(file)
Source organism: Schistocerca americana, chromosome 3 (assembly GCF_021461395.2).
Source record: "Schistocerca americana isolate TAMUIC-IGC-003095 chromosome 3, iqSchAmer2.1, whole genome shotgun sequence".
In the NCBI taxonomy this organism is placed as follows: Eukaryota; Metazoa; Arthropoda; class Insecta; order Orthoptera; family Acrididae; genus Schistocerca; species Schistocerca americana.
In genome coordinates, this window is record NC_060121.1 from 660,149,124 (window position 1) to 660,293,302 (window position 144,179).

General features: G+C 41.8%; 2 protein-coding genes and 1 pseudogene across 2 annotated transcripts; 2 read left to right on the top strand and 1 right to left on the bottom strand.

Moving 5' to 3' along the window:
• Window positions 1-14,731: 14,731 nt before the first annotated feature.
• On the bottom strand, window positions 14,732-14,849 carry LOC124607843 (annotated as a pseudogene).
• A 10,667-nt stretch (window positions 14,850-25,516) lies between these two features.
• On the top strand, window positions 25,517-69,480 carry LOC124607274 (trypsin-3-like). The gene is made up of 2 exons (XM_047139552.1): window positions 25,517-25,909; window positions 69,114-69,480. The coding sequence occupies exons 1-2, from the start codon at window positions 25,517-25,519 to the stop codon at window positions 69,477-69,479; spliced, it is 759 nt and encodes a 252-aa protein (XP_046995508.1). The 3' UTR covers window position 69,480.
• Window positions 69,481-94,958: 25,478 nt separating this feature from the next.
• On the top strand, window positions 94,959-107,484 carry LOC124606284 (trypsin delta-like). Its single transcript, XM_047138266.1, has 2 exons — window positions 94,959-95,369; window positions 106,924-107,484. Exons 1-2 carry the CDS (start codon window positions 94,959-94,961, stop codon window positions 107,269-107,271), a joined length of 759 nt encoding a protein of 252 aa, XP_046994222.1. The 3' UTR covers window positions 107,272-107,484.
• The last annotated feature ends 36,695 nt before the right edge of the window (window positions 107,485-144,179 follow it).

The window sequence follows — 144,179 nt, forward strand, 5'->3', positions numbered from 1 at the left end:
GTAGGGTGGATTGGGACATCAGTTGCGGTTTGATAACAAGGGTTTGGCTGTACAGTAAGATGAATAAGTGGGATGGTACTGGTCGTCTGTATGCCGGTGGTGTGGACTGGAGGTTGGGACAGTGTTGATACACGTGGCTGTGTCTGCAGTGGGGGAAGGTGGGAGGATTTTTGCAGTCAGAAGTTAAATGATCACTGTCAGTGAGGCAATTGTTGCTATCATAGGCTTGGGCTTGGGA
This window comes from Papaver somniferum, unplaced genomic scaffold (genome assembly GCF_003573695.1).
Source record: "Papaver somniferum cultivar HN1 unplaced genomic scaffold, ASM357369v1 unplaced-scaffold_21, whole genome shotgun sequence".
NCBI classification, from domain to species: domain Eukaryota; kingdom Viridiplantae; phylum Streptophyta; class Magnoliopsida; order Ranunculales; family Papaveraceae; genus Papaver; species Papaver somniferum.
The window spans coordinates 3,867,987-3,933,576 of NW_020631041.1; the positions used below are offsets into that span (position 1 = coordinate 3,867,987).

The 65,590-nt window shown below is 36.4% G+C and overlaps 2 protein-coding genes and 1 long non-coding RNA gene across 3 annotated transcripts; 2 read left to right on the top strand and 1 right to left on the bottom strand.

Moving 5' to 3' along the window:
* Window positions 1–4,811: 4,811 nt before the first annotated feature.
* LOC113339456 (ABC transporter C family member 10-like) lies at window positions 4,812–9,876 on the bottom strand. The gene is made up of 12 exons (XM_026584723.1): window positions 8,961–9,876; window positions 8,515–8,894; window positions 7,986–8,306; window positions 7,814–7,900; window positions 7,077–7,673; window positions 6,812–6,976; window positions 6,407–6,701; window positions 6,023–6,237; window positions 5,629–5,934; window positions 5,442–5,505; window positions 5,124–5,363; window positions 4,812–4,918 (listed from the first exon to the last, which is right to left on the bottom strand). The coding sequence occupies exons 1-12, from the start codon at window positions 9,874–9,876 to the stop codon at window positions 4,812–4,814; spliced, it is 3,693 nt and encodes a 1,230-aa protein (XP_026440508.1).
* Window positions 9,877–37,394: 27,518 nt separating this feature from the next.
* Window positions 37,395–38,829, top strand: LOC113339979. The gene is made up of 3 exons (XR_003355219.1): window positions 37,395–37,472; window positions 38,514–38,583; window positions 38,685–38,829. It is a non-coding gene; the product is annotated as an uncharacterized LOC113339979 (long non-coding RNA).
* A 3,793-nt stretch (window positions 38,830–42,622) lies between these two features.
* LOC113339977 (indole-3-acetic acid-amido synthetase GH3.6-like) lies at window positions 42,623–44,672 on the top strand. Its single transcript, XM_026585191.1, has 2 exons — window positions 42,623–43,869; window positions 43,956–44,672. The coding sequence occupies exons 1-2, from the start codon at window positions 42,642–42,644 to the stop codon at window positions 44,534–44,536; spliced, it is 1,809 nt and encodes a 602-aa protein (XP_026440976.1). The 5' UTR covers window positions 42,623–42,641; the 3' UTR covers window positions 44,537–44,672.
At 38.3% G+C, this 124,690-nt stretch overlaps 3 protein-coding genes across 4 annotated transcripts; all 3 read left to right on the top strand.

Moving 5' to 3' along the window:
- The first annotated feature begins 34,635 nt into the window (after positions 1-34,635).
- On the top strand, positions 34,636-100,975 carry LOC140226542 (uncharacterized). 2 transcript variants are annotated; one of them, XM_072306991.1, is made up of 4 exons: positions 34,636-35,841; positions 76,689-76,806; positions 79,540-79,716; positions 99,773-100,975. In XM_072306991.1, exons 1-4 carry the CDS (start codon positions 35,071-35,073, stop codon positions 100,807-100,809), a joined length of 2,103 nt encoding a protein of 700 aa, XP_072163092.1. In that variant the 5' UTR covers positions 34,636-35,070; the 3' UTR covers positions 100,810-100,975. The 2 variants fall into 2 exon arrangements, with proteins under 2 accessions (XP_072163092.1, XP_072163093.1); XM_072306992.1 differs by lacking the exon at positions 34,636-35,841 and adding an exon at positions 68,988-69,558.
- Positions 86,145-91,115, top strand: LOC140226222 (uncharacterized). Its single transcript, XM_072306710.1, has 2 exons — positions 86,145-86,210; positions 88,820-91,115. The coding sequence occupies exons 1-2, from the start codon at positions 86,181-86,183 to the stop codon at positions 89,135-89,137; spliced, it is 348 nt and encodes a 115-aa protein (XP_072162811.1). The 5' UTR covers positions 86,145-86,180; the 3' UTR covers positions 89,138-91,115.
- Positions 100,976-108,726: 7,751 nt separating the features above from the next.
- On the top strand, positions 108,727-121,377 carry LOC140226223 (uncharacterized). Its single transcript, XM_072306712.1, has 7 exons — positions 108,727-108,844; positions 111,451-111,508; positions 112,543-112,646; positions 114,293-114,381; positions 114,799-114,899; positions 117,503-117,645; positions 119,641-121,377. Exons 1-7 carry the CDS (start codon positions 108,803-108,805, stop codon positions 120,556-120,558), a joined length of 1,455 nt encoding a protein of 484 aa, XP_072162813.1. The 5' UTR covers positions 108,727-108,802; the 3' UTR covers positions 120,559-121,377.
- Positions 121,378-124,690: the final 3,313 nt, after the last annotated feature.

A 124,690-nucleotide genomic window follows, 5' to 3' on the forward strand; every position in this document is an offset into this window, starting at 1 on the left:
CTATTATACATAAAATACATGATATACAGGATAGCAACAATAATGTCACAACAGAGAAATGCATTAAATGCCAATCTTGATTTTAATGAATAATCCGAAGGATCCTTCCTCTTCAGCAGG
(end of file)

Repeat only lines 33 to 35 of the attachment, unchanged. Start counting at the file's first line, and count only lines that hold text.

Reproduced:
- Positions 100,976-108,726: 7,751 nt separating the features above from the next.
- On the top strand, positions 108,727-121,377 carry LOC140226223 (uncharacterized). Its single transcript, XM_072306712.1, has 7 exons — positions 108,727-108,844; positions 111,451-111,508; positions 112,543-112,646; positions 114,293-114,381; positions 114,799-114,899; positions 117,503-117,645; positions 119,641-121,377. Exons 1-7 carry the CDS (start codon positions 108,803-108,805, stop codon positions 120,556-120,558), a joined length of 1,455 nt encoding a protein of 484 aa, XP_072162813.1. The 5' UTR covers positions 108,727-108,802; the 3' UTR covers positions 120,559-121,377.
- Positions 121,378-124,690: the final 3,313 nt, after the last annotated feature.